ARTICLE | doi:10.20944/preprints202010.0102.v1
Subject: Life Sciences, Biochemistry Keywords: lncRNA; LINC00961; SPAAR; scRNASeq; CRISPR/Cas9; cardiovascular physiology; fetal growth restriction; myocardial infarction
Online: 5 October 2020 (17:47:46 CEST)
Long non-coding RNAs (lncRNAs) have structural and functional roles in development and disease. We have previously shown that the LINC00961/SPAAR locus regulates endothelial cell function, and that both the lncRNA and micropeptide counter-regulate angiogenesis. To assess human cardiac cell SPAAR expression we mined a publicly available scRNSeq dataset and confirmed LINC00961 locus expression and hypoxic response in a murine endothelial cell line. We investigated post-natal growth and development, basal cardiac function, the cardiac functional response and tissue-specific response to myocardial infarction. To investigate the contribution of the LINC00961/SPAAR locus to determination of longitudinal growth, cardiac function, and response to myocardial infarction, we used a novel CRISPR/Cas9 locus knockout mouse line. Data mining suggested that SPAAR is predominantly expressed in human cardiac endothelial cells and fibroblasts, while murine LINC00961 expression is hypoxia-responsive in mouse endothelial cells. LINC00961-/- mice displayed a sex-specific delay in longitudinal growth and development, smaller left ventricular systolic and diastolic areas and volumes, and greater risk area following myocardial infarction compared with wildtype littermates. These data suggest a role for the LINC00961/SPAAR locus in cardiac endothelial cell and fibroblast cell function and hypoxic-response, and in growth and development, and basal cardiovascular function in adulthood.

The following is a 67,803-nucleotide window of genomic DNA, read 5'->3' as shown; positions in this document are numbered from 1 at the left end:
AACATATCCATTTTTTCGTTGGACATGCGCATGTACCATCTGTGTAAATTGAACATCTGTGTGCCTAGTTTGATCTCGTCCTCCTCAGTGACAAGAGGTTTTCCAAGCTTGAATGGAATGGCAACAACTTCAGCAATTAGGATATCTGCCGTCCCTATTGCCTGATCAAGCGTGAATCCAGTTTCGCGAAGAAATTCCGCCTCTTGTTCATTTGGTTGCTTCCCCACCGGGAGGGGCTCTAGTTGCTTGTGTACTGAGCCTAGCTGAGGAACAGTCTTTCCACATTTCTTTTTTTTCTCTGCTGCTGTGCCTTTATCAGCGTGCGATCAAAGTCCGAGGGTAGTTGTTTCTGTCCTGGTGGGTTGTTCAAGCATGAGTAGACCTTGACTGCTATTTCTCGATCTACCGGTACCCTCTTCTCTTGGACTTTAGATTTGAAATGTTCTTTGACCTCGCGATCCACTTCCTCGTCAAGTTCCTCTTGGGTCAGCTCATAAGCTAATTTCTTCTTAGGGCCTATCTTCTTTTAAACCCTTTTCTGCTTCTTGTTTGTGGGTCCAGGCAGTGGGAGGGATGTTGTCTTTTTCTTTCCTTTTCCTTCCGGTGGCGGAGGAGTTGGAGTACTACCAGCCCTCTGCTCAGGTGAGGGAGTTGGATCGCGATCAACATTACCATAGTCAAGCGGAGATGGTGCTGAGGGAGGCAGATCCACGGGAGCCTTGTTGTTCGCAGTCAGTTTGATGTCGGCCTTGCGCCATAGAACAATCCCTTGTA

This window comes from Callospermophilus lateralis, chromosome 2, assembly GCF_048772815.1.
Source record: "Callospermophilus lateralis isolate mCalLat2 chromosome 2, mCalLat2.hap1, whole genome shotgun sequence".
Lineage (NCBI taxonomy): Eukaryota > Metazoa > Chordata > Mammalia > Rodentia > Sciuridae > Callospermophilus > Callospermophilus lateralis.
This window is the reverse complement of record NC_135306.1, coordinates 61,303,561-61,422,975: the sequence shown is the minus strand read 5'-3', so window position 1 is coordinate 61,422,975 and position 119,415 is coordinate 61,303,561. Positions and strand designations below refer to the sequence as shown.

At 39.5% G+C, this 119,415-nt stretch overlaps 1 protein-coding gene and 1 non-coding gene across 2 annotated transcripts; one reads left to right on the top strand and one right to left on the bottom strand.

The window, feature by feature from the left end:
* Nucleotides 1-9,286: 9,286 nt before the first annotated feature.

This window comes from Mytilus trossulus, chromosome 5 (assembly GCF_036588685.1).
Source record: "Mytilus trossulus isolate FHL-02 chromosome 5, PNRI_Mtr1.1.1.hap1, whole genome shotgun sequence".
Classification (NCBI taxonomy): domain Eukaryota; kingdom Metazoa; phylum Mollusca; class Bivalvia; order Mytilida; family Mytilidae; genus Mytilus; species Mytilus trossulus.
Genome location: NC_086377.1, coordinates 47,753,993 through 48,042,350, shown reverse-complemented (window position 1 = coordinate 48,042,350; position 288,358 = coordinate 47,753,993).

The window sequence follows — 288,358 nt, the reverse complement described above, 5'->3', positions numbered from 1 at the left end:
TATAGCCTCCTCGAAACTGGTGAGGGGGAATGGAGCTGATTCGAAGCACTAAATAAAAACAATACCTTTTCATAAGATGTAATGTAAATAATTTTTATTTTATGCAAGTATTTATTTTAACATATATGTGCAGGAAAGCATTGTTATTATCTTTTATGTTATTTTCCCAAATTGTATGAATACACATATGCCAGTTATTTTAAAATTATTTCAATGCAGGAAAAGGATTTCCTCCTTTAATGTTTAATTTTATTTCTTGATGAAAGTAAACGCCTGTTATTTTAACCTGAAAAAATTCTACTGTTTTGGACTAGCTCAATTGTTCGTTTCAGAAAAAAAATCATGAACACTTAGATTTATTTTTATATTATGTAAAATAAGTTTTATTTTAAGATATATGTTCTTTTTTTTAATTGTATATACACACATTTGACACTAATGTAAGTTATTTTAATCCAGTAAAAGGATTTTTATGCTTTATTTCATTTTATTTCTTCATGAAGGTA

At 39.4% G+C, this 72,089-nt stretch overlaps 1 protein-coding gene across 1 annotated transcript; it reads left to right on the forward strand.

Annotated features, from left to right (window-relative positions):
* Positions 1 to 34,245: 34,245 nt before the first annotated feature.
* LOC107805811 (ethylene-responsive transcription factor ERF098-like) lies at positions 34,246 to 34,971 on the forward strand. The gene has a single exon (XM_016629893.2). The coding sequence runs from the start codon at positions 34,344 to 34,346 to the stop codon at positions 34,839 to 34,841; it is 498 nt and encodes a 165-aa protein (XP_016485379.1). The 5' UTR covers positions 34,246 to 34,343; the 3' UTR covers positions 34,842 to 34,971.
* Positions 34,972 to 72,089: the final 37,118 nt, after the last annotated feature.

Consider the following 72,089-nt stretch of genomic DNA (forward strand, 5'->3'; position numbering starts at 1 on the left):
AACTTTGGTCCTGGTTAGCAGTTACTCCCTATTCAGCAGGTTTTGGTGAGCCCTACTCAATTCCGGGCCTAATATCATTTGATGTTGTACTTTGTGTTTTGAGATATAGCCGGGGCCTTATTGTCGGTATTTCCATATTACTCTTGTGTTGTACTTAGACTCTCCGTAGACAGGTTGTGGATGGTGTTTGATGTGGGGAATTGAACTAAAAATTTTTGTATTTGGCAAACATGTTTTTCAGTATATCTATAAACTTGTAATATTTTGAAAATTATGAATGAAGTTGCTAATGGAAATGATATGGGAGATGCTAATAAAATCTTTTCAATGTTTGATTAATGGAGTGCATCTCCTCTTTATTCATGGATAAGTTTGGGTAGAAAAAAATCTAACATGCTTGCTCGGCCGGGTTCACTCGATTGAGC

ARTICLE | doi:10.20944/preprints202107.0153.v2
Online: 22 July 2021 (09:45:08 CEST)
The human adenovirus phylogenetic tree is split across seven species (A-G). Species D adenoviruses offer potential advantages for gene therapy applications, with low rates of preexisting immunity detected across screened populations. However, many aspects of the basic virology of species D, such as their cellular tropism, receptor usage and in vivo biodistribution profile, remain unknown. Here, we have characterized human adenovirus type 49 (HAdV-D49), a relatively understudied species D member. We report that HAdV-D49 does not appear to use a single pathway to gain cell entry but appears able to interact with various surface molecules for entry. As such, HAdV-D49 can transduce a broad range of cell types in vitro, with variable engagement of blood coagulation FX. Interestingly, when comparing in vivo biodistribution to adenovirus type 5, HAdV-D49 vectors show reduced liver targeting whilst maintaining transduction of lung and spleen. Overall, this presents HAdV-D49 as a robust viral vector platform for ex vivo manipulation of human cells and for in vivo applications where the therapeutic goal is to target the lung or gain access to immune cells in the spleen whilst avoiding liver interactions, such as intravascular vaccine applications.